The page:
Malta has submitted two separate notifications to the European Commission flagging what it considers to be a host of regulatory barriers that may be a “cause for concern” in Ireland’s Gambling Regulation Bill 2022.
The notifications were published by the commission on December 5.
One of the notifications states that Malta “considers the collective effects of the Draft Bill to be a threat to the freedom to provide services”.
“This is due to such restrictions not necessarily fulfilling the principles of proportionality, consistency, and non-discrimination. Therefore, Malta calls upon the Irish Government to reconsider the outlined restrictions on the freedom to provide services,” it states.
This notification questions the proportionality of the maximum relevant payment and maximum winnings.
Malta believes “Ireland has not provided adequate justification” in its bill or impact assessment to justify these restrictions, adding that this “may be considered disproportionate and potentially constitute an unjustified breach of the freedom to provide services”.
The notification warns these restrictions “will not serve to channel players from the unregulated market, and therefore not satisfy the objective of consumer protection”.
Additionally, when it comes to a requirement in the draft law to require a business-to-business (B2B) gambling licence, Malta fears some businesses will be required to run checks and controls that are already imposed on them elsewhere in the EU, meaning it "may constitute administrative burdens for gaming operators which are already duly licensed to provide such services in other member states".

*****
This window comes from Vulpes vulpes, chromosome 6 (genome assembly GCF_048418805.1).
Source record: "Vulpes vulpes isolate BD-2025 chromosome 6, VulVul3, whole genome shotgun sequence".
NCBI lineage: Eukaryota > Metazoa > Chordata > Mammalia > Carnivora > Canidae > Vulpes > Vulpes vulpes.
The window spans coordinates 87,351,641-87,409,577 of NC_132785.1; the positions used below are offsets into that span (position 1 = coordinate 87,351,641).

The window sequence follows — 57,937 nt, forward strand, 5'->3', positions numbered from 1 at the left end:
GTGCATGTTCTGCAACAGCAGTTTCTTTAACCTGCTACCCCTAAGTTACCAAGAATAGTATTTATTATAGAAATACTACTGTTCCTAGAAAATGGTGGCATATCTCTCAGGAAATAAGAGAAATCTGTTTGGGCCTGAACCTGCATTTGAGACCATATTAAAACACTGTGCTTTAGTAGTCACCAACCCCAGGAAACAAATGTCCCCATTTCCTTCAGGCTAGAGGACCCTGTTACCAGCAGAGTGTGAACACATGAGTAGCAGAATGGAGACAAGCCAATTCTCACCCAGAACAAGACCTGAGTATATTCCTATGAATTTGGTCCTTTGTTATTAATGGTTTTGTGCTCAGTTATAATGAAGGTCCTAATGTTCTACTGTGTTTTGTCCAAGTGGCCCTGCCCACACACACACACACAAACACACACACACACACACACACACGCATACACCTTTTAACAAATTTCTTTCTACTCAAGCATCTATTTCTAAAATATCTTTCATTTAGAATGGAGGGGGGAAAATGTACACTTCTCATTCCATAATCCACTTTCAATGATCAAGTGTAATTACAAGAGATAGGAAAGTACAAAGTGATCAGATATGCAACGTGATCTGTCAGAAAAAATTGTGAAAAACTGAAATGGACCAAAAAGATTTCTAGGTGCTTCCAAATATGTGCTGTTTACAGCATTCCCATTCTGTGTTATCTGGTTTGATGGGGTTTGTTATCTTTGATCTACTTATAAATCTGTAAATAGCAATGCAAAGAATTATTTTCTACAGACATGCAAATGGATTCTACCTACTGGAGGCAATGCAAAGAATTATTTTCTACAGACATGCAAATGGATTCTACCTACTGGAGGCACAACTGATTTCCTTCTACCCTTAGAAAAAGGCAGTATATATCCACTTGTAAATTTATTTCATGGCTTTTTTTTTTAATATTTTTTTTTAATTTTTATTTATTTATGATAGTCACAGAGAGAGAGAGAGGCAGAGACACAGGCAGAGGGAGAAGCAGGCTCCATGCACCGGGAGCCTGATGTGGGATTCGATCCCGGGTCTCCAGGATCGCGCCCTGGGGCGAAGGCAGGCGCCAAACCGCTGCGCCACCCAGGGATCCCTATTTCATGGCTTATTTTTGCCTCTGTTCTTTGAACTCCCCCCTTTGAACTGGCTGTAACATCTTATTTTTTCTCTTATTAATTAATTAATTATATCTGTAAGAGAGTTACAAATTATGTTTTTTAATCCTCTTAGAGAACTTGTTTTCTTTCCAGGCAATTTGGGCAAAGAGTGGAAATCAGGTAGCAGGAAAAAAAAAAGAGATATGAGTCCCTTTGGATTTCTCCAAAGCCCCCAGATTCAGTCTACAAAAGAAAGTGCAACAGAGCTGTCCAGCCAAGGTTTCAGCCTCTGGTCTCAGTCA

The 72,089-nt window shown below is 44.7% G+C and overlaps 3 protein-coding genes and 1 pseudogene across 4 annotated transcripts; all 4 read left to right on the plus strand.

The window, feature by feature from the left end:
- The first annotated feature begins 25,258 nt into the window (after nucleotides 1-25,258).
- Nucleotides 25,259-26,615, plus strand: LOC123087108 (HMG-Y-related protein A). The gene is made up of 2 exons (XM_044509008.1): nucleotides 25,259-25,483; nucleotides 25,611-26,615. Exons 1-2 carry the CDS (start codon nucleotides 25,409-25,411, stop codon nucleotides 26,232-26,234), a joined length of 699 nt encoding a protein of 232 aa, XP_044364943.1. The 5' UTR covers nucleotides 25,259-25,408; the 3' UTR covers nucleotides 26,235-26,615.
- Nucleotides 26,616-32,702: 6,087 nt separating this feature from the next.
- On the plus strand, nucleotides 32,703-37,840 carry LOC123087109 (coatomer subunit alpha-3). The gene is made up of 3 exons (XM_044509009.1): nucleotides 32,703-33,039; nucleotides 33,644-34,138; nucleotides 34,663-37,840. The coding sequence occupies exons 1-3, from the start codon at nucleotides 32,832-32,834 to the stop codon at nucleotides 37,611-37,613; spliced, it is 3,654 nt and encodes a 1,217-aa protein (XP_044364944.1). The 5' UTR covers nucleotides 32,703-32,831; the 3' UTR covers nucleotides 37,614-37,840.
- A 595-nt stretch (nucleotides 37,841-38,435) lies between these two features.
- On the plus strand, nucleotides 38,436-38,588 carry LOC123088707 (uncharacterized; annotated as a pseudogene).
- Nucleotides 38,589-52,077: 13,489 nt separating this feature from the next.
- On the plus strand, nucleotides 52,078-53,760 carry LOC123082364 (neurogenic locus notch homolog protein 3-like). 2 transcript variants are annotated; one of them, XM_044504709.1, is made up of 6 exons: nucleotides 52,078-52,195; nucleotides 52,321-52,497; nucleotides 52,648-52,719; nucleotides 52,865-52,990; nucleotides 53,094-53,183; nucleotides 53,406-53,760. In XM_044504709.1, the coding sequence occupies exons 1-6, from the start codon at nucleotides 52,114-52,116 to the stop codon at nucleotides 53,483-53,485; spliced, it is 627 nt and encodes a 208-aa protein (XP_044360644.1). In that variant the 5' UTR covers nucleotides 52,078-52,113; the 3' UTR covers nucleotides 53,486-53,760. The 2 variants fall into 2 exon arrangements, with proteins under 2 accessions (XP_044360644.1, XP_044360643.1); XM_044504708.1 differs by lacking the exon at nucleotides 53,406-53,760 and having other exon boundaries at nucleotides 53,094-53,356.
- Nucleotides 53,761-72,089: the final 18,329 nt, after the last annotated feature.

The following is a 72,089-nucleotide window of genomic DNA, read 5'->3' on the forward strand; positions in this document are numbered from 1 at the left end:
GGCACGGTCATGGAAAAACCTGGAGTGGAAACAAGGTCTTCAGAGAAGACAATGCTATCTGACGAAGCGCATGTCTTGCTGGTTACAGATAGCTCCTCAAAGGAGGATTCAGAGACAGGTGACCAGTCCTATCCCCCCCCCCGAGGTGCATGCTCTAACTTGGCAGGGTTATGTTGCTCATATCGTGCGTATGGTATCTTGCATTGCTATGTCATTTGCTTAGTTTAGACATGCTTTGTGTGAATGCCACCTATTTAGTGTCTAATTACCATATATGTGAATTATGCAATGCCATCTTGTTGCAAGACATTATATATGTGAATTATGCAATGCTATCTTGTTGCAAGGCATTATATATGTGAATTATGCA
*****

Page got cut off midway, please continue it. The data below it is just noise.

Another notification, numbered message 103, calls on the Irish government to provide “legal clarity and certainty”, as well as “ensure compliance with EU law”.
This notification questions whether a list of “relevant games” will be published by the Gambling Regulatory Authority of Ireland.
Additionally, Malta wants clarity regarding if advertising restrictions will apply to the National lottery.
Ireland's Department of Justice has not yet responded to a request from Vixio to comment.
Concerns have previously been raised around the drafting of the law.
Irish senator Mark Wall, the Labour Party sports spokesperson, has been calling on the government to introduce stricter advertising regulations.
Separately, Regulus Partners said the law had “serious drafting issues", highlighting five examples of “prescriptive and unclear drafting” that were largely not altered or removed in successive drafts.
These include sections in the law on restricting betting markets, advertising restrictions, an obligation not to offer inducements and an obligation not to provide relevant gambling activity by remote means at certain times.
More recently, a county council wrote to minister James Browne TD, who is in charge of gambling policy, to highlight how local charities will be adversely affected by the new gambling advertising restrictions.
Lottoland vice president Mike Kirwan has also called on Browne to “re-engage” with the sector and “listen to our concerns” after Ireland Thinks undertook a study of attitudes in the country on the incoming regulations.
The research found that despite 75 percent of respondents backing plans to introduce new regulations, 19 percent of existing bettors would seek alternative methods of gambling in the event that it is restricted in Ireland.
According to the Department of Justice, the gambling bill is expected to finish its journey through the Oireachtas (parliament) early in 2024.